Wayne M. Becker taught cell biology at the University of Wisconsin, Madison until his recent retirement. His interest in textbook writing grew out of notes, outlines, and problem sets that he assembled for his students, culminating in Energy and the Living Cell, a paperback text on bioenergetics published in 1977, and The World of the Cell, the first edition of which appeared in 1986. He earned all his degrees at the University of Wisconsin, Madison. All three degrees are in biochemistry, an orientation that is readily discernible in his textbooks. His research interests have been in plant molecular biology, focused specifically on the regulation of the expression of genes that encode enzymes of the photorespiratory pathway. His interests in teaching, learning, and research have taken him on sabbatical leaves at Harvard University, Edinburgh University, the University of Indonesia, the University of Puerto Rico, Canterbury University in Christchurch, New Zealand, and the Chinese University of Hong Kong. His honors include a Guggenheim Fellowship, a Chancellor's Award for Distinguished Teaching, and a Visiting Scholar Award from the Royal Society of London.
Lewis J. Kleinsmith is an Arthur F. Thurnau Professor Emeritus of Molecular, Cellular, and Developmental biology at the University of Michigan, where he has served on the faculty since receiving his Ph.D. from Rockefeller University in 1968. His teaching experiences have involved courses in introductory biology, cell biology, and cancer biology, and his research interests have included studies of growth control in cancer cells, the role of protein phosphorylation in eukaryotic gene regulation, and the control of gene expression during development. Among his numerous publications, he is the author of Principles of Cell and Molecular Biology, first published in 1988, and several award-winning educational software programs. His honors include a Guggenheim Fellowship, the Henry Russell Award, a Michigan Distinguished Service Award, citations for outstanding teaching from the Michigan Students Association, a Thurnau Professorship, an NIH Plain Language Award, and a Best Curriculum Innovation Award from the EDUCOM Higher Education Software Awards Competition.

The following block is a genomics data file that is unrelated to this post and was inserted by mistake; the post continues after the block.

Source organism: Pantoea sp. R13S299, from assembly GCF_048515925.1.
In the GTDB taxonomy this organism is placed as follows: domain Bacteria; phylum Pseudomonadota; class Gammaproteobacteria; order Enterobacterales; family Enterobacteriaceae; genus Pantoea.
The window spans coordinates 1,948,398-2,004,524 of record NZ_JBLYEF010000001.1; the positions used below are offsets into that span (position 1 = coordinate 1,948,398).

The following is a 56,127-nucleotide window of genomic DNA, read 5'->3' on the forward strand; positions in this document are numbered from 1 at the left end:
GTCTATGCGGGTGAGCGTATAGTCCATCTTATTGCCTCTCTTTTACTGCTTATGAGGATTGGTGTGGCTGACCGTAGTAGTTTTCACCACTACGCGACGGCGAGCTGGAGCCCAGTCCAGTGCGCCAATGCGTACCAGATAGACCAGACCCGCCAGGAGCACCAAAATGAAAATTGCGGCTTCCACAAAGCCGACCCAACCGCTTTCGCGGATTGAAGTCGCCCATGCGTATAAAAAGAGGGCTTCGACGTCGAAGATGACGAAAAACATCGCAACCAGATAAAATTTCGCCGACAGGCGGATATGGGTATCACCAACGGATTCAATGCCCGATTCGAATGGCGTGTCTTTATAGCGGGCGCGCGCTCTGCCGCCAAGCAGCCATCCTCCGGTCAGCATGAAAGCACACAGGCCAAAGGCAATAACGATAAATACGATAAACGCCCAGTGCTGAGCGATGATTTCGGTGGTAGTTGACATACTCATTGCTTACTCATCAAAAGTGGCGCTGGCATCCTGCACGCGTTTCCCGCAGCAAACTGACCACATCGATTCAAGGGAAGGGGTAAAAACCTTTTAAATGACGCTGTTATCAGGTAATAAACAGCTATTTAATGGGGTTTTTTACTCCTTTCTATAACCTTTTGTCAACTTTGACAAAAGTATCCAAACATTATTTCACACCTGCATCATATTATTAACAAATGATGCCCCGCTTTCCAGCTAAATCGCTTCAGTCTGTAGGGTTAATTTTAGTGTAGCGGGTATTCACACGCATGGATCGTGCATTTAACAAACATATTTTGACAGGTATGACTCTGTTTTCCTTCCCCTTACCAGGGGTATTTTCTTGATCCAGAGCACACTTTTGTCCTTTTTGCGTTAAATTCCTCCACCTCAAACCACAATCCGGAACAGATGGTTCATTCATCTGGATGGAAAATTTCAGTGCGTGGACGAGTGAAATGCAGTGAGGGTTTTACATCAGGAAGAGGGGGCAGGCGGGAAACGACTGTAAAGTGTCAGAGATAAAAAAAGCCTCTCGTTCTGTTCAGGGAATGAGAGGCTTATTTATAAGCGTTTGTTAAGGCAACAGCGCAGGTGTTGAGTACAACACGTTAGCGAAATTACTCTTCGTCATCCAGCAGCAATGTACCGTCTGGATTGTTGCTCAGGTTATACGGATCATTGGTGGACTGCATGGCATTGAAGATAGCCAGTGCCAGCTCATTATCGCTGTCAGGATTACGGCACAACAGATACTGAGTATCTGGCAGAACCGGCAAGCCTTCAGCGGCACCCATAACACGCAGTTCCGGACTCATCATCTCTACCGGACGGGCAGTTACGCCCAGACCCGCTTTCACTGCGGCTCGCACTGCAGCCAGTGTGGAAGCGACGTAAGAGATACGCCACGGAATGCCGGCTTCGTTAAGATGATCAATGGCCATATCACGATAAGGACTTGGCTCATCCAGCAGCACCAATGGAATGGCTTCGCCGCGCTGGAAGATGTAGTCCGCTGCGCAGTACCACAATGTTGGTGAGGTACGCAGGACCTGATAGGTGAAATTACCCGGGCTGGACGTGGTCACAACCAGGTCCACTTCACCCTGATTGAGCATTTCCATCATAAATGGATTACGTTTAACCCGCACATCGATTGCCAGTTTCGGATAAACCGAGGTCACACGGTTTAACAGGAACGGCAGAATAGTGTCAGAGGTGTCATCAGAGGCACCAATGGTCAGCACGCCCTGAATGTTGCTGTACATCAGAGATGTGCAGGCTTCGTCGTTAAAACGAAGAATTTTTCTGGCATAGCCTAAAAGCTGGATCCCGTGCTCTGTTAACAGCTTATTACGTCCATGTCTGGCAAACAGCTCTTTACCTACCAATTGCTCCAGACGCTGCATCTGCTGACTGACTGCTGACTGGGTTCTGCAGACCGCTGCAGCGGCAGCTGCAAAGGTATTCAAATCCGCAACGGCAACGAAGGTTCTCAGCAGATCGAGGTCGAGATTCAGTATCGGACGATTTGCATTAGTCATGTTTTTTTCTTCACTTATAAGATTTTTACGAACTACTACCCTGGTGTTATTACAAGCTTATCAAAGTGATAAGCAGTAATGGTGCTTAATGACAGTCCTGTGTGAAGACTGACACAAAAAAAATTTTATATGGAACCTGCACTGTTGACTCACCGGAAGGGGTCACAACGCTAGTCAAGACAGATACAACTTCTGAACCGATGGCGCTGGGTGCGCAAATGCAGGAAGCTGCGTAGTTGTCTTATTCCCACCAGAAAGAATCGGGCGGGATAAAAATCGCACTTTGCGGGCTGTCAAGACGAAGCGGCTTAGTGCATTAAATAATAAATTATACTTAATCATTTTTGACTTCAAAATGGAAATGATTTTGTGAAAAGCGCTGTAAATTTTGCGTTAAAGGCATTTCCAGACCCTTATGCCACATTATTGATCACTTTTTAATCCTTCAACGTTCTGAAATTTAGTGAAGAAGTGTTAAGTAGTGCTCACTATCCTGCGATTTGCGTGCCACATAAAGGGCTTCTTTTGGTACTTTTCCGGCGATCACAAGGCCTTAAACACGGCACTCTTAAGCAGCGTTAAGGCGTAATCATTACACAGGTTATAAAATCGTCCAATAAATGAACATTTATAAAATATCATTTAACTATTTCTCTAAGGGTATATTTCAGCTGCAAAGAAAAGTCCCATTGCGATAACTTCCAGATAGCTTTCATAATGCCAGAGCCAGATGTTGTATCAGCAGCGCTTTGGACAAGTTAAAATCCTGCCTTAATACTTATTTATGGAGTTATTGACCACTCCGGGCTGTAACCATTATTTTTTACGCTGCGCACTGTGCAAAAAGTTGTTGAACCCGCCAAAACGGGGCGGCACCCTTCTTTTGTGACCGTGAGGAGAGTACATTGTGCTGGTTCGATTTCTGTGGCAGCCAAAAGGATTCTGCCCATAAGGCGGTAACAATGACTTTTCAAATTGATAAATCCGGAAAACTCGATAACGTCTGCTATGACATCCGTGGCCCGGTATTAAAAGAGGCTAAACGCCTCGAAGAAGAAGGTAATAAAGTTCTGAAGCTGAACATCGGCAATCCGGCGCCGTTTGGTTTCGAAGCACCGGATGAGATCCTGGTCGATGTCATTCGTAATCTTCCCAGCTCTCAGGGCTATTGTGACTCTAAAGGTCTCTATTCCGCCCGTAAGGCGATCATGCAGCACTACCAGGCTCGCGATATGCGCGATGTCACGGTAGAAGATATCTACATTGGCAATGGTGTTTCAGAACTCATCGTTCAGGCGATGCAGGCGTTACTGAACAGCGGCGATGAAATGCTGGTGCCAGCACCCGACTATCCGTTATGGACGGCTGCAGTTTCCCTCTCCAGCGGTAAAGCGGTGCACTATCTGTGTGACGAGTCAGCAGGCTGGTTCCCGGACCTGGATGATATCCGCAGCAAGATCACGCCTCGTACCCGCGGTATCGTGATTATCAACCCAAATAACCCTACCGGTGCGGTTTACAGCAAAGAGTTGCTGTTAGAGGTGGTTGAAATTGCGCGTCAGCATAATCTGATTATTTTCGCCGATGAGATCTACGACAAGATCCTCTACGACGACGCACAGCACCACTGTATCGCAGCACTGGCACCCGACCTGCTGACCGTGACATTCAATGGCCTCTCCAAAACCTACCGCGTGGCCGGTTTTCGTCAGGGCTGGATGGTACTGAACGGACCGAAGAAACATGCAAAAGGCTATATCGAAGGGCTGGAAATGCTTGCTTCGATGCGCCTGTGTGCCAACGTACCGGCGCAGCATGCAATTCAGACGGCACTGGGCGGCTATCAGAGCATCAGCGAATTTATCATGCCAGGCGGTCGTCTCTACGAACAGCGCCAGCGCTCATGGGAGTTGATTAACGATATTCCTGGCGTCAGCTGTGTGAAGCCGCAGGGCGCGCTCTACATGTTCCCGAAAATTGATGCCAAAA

Jeff Hardin is a Professor in the Zoology Department at the University of Wisconsin-Madison. His research interests center on how cells migrate and adhere to one another to change the shape of animal embryos. Dr. Hardin's teaching is enhanced by his extensive use of video-microscopy and his Web-based teaching materials, which are used on many campuses in the United States and other countries. As part of his interest in teaching biology, Dr. Hardin has been involved in several teaching initiatives, including being a founding member of the University of Wisconsin system-wide instructional technology initiative known as BioWeb. He is currently faculty director of the Biology Core Curriculum, a four-semester honors biology sequence for undergraduates. His teaching awards include a Lily Teaching Fellowship and a National Science Foundation Young Investigator Award.
Gregory Paul Bertoni, the newest member of the author team, has been active in teaching and research for over 20 years. He earned a Ph.D. in Cellular and Molecular Biology from the University of Wisconsin-Madison, where his teaching experiences included introductory and graduate-level biochemistry, sophomore cell biology, and plant physiology. He also helped to develop a new course entitled "Ways of Knowing" designed to introduce entering freshmen to the learning process itself. His published research includes studies in bacterial pathogenesis, plant-microbe interactions, and plant gene expression. He is currently teaching biology and medical microbiology at Columbus State Community College in Columbus, Ohio, where he has just been nominated for a Distinguished Teaching Award. In addition, Dr. Bertoni is a freelance scientific writer who has contributed to text- and web-based projects in biology, physics, and microbiology. He is also a science editor for The Plant Cell, a leading research journal in plant biology and molecular biology.